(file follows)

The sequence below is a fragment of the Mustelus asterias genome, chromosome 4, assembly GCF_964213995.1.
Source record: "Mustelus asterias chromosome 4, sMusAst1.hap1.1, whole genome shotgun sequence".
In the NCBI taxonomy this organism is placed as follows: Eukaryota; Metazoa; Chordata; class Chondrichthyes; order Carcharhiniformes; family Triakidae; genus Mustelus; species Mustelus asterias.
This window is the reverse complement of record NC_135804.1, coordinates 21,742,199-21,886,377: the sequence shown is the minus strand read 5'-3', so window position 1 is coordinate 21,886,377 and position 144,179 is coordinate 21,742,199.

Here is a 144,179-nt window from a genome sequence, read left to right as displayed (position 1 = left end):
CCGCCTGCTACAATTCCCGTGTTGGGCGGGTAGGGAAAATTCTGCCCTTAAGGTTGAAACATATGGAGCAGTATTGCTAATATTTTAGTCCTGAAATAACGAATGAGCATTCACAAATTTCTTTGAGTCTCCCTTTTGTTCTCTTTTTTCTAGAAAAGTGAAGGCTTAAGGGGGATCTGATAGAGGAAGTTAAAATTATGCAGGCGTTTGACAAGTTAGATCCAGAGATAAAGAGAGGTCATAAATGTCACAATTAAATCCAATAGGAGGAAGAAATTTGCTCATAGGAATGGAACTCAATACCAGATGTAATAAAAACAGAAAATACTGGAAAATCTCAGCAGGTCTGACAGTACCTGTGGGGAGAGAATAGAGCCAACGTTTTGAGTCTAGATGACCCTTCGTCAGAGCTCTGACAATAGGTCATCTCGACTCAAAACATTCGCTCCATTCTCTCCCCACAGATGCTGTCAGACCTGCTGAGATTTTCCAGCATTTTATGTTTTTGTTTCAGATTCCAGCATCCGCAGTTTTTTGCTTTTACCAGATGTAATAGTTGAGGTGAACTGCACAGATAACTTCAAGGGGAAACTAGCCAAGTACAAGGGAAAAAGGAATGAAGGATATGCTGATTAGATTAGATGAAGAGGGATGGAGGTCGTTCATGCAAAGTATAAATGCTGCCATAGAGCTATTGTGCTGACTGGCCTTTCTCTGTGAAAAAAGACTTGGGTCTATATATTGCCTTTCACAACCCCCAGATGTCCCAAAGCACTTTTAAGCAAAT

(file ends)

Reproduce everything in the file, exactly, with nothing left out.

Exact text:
The sequence below is a fragment of the Mustelus asterias genome, chromosome 4, assembly GCF_964213995.1.
Source record: "Mustelus asterias chromosome 4, sMusAst1.hap1.1, whole genome shotgun sequence".
In the NCBI taxonomy this organism is placed as follows: Eukaryota; Metazoa; Chordata; class Chondrichthyes; order Carcharhiniformes; family Triakidae; genus Mustelus; species Mustelus asterias.
This window is the reverse complement of record NC_135804.1, coordinates 21,742,199-21,886,377: the sequence shown is the minus strand read 5'-3', so window position 1 is coordinate 21,886,377 and position 144,179 is coordinate 21,742,199.

Here is a 144,179-nt window from a genome sequence, read left to right as displayed (position 1 = left end):
CCGCCTGCTACAATTCCCGTGTTGGGCGGGTAGGGAAAATTCTGCCCTTAAGGTTGAAACATATGGAGCAGTATTGCTAATATTTTAGTCCTGAAATAACGAATGAGCATTCACAAATTTCTTTGAGTCTCCCTTTTGTTCTCTTTTTTCTAGAAAAGTGAAGGCTTAAGGGGGATCTGATAGAGGAAGTTAAAATTATGCAGGCGTTTGACAAGTTAGATCCAGAGATAAAGAGAGGTCATAAATGTCACAATTAAATCCAATAGGAGGAAGAAATTTGCTCATAGGAATGGAACTCAATACCAGATGTAATAAAAACAGAAAATACTGGAAAATCTCAGCAGGTCTGACAGTACCTGTGGGGAGAGAATAGAGCCAACGTTTTGAGTCTAGATGACCCTTCGTCAGAGCTCTGACAATAGGTCATCTCGACTCAAAACATTCGCTCCATTCTCTCCCCACAGATGCTGTCAGACCTGCTGAGATTTTCCAGCATTTTATGTTTTTGTTTCAGATTCCAGCATCCGCAGTTTTTTGCTTTTACCAGATGTAATAGTTGAGGTGAACTGCACAGATAACTTCAAGGGGAAACTAGCCAAGTACAAGGGAAAAAGGAATGAAGGATATGCTGATTAGATTAGATGAAGAGGGATGGAGGTCGTTCATGCAAAGTATAAATGCTGCCATAGAGCTATTGTGCTGACTGGCCTTTCTCTGTGAAAAAAGACTTGGGTCTATATATTGCCTTTCACAACCCCCAGATGTCCCAAAGCACTTTTAAGCAAAT